Reform Prosecutor Wins After Police Union Attacks in Vermont

State’s Attorney Sarah Fair George faced a barrage of criticism from police unions for expanding restorative justice and shrinking the footprint of prosecution in Chittenden County.

Piper French   |    August 10, 2022

Chittenden County State’s Attorney Sarah Fair George won in the August 9 primary. (Photo courtesy Sarah Fair George)

Sarah Fair George, the state’s attorney in Vermont’s Chittenden County (Burlington) who expanded restorative justice and instituted far-reaching reforms to narrow the scope of prosecution in her county, has been locked in an antagonistic relationship with local law enforcement since she took office in 2017. On Tuesday, George easily prevailed in the Democratic primary against opponent Ted Kenney, whom police unions had rallied around.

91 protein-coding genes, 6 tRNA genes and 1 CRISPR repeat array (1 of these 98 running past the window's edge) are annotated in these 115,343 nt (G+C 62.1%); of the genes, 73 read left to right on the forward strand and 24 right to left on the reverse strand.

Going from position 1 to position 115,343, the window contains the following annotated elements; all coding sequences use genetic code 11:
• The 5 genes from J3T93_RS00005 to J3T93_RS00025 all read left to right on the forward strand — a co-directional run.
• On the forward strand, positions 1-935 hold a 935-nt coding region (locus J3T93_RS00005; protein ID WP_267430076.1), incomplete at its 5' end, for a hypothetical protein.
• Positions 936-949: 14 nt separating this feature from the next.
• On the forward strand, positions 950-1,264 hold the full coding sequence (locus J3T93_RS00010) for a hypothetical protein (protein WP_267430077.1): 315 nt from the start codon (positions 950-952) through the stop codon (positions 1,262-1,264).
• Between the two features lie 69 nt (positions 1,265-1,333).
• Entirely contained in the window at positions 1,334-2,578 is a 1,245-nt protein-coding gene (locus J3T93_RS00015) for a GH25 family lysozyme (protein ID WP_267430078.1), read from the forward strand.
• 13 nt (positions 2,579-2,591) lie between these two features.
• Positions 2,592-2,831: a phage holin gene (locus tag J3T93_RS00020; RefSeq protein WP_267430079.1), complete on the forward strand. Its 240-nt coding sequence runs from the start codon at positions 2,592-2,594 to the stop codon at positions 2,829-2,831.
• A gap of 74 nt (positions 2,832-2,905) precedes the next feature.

“We won in every single district in this county,” George said in an interview Wednesday. She called the results a “command” from the community to continue with the reforms she’s initiated since taking office. “I really hope that it’s seen by law enforcement and others in the community as a sort of, let’s come together and do this, push forward on some of these issues together. And I look forward to doing that. That’s what I plan on doing.”

George, who was first appointed by GOP Governor Phil Scott but has run as a Democrat, will be unopposed in the general election, and is all but certain to secure an additional four-year term. 

George and Kenney fundamentally disagreed during the campaign about the proper scope of prosecution and policing in Chittenden County, with Kenney faulting many of George’s reforms.

During her tenure, George has implemented major changes. She has refused to seek cash bail and declined to charge people for possessing buprenorphine, which helped inspire legislation that in 2021 made Vermont the first state to legalize possession of the prescription medication used to treat opioid addiction. In 2019, George ordered her entire staff to visit a prison, saying she hoped the experience would lead them to seek fewer and shorter sentences.